Carry on with what you are writing and don’t fret over a minor detail where you feel may be only slightly outside of someone else’s rules. You are on the right track.
     
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  4. BayView
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    BayView Contributing Member Contributor

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    Are you concerned b/c the woman's POV isn't introduced until later?

    Maybe you could have her POV earlier, giving us an idea of why she's willing to become a mail-order bride, etc.
     
  5. Mckk
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    Mckk Moderator Staff Supporter Contributor

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    Recently there seems to be a lot of threads saying, "I'm doing this this way. Is it wrong?"

    Anyway, surely you've read books with more than one POV?

    My short answer: Do whatever you like. It's very common to have more than one POV, and to be honest, even if it were not common, that wouldn't make it a problem, and it wouldn't mean you shouldn't do it. While it's good to follow tried and trusted ways, it is also good to break conventions and explore (once you know what you're doing, of course). Have some confidence in yourself. You can do it, and do it in the way your story needs. Not every story needs the same thing. As long as you can make it work, the truth is nobody cares how you do it, because readers just want a damn good story :D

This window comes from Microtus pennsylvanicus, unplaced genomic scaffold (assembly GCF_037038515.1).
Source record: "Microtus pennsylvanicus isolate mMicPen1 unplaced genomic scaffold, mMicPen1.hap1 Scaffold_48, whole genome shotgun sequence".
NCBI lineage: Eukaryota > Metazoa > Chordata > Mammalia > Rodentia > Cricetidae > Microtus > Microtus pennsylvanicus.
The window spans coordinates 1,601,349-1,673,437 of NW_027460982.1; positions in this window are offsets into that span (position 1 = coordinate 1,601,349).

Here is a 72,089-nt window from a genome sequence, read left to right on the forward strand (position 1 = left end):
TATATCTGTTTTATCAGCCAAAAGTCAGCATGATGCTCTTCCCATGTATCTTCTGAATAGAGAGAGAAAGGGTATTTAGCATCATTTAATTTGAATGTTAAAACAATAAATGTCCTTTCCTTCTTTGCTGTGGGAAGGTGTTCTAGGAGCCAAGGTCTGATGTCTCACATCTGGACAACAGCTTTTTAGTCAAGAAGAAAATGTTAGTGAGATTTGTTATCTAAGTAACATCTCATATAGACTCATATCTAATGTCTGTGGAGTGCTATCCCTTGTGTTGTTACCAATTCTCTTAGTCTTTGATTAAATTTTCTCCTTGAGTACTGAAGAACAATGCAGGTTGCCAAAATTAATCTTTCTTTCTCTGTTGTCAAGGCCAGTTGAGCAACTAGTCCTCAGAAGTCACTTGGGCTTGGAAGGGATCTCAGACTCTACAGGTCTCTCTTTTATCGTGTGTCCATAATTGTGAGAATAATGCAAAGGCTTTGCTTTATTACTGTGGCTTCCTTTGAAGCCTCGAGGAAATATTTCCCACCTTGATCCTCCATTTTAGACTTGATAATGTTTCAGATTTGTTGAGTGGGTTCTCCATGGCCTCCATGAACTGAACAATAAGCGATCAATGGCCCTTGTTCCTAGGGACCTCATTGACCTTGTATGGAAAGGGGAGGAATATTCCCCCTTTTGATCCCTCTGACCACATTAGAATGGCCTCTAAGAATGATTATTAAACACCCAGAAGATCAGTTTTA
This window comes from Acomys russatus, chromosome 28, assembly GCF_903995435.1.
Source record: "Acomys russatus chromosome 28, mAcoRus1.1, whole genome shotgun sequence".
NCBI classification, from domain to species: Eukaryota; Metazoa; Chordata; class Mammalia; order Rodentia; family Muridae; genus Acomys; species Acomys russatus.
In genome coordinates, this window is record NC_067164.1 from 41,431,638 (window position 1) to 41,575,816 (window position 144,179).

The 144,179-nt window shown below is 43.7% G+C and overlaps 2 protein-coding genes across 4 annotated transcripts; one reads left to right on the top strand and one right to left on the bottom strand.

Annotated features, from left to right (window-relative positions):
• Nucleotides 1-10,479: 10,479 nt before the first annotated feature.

You're a writer. You do know what you're doing. Trust your instincts! And if anything ends up wrong, you can always edit/rewrite. Nothing's set in stone. All the best!
     
  6. EdFromNY
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    EdFromNY Hope to improve with age Supporter Contributor

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    I think this is the key part of the question - a scene already presented in one POV presented later on in different POV. I'm not going to tell you whether I think it's a good idea or a bad one, because, as @Mckk already stated, you have to trust your instincts.

    My concern would be that you may be writing a great deal that is repetitious, and that risks losing the reader when (s)he realizes, "Hey, I read this already!" So, I think you probably have to prepare the reader (somehow - you'll have to figure out exactly how) no later than the start of the repeated scene what you are doing. You'll also need to make sure that the narrative voice reflects the POV character in both cases, almost as if you were writing each in 1st person. For example, her narrative might include details that his does not (and vice versa).